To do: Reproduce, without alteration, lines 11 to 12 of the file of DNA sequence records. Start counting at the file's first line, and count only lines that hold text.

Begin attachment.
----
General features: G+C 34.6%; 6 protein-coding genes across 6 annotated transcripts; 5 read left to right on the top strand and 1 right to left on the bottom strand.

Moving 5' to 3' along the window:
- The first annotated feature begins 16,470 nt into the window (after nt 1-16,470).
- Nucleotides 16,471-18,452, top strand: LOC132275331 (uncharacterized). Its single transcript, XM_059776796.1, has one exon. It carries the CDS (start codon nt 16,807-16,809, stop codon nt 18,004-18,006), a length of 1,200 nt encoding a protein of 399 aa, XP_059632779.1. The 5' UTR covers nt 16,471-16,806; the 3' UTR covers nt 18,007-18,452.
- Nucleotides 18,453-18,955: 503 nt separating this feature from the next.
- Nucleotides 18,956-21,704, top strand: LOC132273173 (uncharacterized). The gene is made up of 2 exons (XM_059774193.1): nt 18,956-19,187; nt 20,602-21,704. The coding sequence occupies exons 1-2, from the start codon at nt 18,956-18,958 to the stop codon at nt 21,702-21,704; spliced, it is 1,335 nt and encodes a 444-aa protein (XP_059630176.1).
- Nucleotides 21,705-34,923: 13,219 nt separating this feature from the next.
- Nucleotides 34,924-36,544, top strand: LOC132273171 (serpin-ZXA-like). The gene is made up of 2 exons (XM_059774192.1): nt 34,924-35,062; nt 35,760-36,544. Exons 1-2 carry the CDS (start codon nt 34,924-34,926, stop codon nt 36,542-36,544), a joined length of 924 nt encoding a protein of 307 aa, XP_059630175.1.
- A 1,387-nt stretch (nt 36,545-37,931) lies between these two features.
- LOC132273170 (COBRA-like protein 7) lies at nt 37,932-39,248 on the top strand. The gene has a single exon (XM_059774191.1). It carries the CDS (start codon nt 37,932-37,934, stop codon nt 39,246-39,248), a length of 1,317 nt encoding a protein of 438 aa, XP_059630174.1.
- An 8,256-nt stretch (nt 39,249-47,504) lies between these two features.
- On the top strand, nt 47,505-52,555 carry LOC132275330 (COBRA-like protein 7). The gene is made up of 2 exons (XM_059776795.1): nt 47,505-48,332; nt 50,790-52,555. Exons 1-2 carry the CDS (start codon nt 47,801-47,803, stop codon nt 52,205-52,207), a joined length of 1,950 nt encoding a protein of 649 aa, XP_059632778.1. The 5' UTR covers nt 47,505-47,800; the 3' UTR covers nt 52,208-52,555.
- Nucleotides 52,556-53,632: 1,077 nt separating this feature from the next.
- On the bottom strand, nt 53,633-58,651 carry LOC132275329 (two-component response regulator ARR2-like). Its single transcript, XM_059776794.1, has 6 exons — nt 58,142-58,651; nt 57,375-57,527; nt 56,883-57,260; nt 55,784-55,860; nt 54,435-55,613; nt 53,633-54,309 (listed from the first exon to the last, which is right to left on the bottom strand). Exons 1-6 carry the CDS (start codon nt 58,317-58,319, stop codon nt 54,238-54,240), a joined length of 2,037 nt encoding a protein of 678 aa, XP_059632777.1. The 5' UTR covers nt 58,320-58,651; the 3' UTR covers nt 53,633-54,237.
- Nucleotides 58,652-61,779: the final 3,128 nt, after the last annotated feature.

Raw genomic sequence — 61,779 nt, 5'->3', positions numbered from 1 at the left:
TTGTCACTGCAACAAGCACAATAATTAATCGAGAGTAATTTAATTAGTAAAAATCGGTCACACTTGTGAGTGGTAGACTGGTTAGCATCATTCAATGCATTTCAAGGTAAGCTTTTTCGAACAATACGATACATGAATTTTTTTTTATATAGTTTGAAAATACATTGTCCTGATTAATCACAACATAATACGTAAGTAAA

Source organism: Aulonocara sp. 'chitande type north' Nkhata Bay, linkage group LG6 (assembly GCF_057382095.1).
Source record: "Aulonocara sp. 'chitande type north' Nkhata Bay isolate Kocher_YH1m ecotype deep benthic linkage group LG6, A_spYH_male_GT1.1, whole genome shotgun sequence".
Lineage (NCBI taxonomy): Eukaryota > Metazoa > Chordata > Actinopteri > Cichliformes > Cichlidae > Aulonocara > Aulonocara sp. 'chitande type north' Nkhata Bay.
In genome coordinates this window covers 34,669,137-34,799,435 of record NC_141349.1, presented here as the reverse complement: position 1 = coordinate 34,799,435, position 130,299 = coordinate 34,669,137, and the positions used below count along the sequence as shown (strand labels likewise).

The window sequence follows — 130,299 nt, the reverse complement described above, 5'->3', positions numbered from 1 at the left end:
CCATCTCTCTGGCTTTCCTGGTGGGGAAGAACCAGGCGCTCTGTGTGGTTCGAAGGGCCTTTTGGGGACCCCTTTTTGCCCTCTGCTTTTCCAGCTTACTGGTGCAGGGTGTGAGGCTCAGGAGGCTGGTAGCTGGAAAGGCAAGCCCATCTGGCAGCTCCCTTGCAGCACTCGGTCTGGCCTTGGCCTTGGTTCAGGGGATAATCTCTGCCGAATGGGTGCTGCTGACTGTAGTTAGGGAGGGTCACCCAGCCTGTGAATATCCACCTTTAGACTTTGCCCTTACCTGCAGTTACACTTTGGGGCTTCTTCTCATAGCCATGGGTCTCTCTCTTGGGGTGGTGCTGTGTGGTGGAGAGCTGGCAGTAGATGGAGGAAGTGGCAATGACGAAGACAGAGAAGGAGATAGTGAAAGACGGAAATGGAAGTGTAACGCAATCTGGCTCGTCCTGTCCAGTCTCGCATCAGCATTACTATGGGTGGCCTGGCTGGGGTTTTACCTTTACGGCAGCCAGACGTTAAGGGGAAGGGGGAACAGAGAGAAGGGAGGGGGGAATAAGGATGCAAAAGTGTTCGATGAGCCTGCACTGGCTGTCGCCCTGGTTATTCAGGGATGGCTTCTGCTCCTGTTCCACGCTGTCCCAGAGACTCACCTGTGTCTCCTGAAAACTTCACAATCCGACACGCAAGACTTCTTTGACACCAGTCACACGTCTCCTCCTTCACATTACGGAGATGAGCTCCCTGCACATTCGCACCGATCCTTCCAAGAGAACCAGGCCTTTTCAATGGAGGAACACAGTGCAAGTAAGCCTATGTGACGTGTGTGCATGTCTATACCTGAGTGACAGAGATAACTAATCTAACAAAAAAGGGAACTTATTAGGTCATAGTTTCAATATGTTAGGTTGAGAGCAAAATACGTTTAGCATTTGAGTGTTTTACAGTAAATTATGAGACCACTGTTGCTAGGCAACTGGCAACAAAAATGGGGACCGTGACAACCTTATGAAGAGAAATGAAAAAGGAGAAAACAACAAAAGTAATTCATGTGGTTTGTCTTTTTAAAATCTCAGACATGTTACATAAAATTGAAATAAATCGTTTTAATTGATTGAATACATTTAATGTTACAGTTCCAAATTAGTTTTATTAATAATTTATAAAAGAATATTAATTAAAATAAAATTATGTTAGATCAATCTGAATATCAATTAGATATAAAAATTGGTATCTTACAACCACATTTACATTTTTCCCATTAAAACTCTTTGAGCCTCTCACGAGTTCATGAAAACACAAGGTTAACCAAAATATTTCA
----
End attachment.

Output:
- An 8,256-nt stretch (nt 39,249-47,504) lies between these two features.
- On the top strand, nt 47,505-52,555 carry LOC132275330 (COBRA-like protein 7). The gene is made up of 2 exons (XM_059776795.1): nt 47,505-48,332; nt 50,790-52,555. Exons 1-2 carry the CDS (start codon nt 47,801-47,803, stop codon nt 52,205-52,207), a joined length of 1,950 nt encoding a protein of 649 aa, XP_059632778.1. The 5' UTR covers nt 47,505-47,800; the 3' UTR covers nt 52,208-52,555.